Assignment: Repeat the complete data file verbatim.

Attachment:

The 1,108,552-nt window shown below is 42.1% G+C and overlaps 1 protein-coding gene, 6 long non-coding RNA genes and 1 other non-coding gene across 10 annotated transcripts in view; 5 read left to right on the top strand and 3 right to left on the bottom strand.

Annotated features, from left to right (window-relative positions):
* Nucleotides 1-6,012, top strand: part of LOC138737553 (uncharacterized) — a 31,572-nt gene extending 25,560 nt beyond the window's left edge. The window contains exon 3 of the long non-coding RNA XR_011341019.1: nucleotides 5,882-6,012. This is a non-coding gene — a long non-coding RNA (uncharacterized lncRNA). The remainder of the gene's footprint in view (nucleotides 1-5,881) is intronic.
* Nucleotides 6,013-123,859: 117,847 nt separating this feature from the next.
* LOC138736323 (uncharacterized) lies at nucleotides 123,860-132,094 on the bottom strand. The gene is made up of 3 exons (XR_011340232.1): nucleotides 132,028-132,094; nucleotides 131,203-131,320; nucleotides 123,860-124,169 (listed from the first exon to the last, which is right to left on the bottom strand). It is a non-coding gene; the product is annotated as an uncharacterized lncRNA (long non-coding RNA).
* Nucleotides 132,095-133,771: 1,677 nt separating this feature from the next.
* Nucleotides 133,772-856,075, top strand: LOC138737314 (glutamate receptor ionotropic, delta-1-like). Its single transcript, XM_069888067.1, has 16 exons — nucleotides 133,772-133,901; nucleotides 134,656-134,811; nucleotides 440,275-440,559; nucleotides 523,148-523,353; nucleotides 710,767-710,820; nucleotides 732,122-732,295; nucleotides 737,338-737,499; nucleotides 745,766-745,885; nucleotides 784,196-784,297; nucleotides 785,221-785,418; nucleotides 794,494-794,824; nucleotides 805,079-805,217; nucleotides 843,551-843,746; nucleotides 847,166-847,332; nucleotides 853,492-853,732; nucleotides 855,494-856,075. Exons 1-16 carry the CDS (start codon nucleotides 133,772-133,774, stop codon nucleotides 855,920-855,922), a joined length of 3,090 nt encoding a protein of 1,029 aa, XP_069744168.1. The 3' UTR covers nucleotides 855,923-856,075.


The 1,108,552-nt window shown below is 42.1% G+C and overlaps 1 protein-coding gene, 6 long non-coding RNA genes and 1 other non-coding gene across 10 annotated transcripts in view; 5 read left to right on the top strand and 3 right to left on the bottom strand.

Annotated features, from left to right (window-relative positions):
* Nucleotides 1-6,012, top strand: part of LOC138737553 (uncharacterized) — a 31,572-nt gene extending 25,560 nt beyond the window's left edge. The window contains exon 3 of the long non-coding RNA XR_011341019.1: nucleotides 5,882-6,012. This is a non-coding gene — a long non-coding RNA (uncharacterized lncRNA). The remainder of the gene's footprint in view (nucleotides 1-5,881) is intronic.
* Nucleotides 6,013-123,859: 117,847 nt separating this feature from the next.
* LOC138736323 (uncharacterized) lies at nucleotides 123,860-132,094 on the bottom strand. The gene is made up of 3 exons (XR_011340232.1): nucleotides 132,028-132,094; nucleotides 131,203-131,320; nucleotides 123,860-124,169 (listed from the first exon to the last, which is right to left on the bottom strand). It is a non-coding gene; the product is annotated as an uncharacterized lncRNA (long non-coding RNA).
* Nucleotides 132,095-133,771: 1,677 nt separating this feature from the next.
* Nucleotides 133,772-856,075, top strand: LOC138737314 (glutamate receptor ionotropic, delta-1-like). Its single transcript, XM_069888067.1, has 16 exons — nucleotides 133,772-133,901; nucleotides 134,656-134,811; nucleotides 440,275-440,559; nucleotides 523,148-523,353; nucleotides 710,767-710,820; nucleotides 732,122-732,295; nucleotides 737,338-737,499; nucleotides 745,766-745,885; nucleotides 784,196-784,297; nucleotides 785,221-785,418; nucleotides 794,494-794,824; nucleotides 805,079-805,217; nucleotides 843,551-843,746; nucleotides 847,166-847,332; nucleotides 853,492-853,732; nucleotides 855,494-856,075. Exons 1-16 carry the CDS (start codon nucleotides 133,772-133,774, stop codon nucleotides 855,920-855,922), a joined length of 3,090 nt encoding a protein of 1,029 aa, XP_069744168.1. The 3' UTR covers nucleotides 855,923-856,075.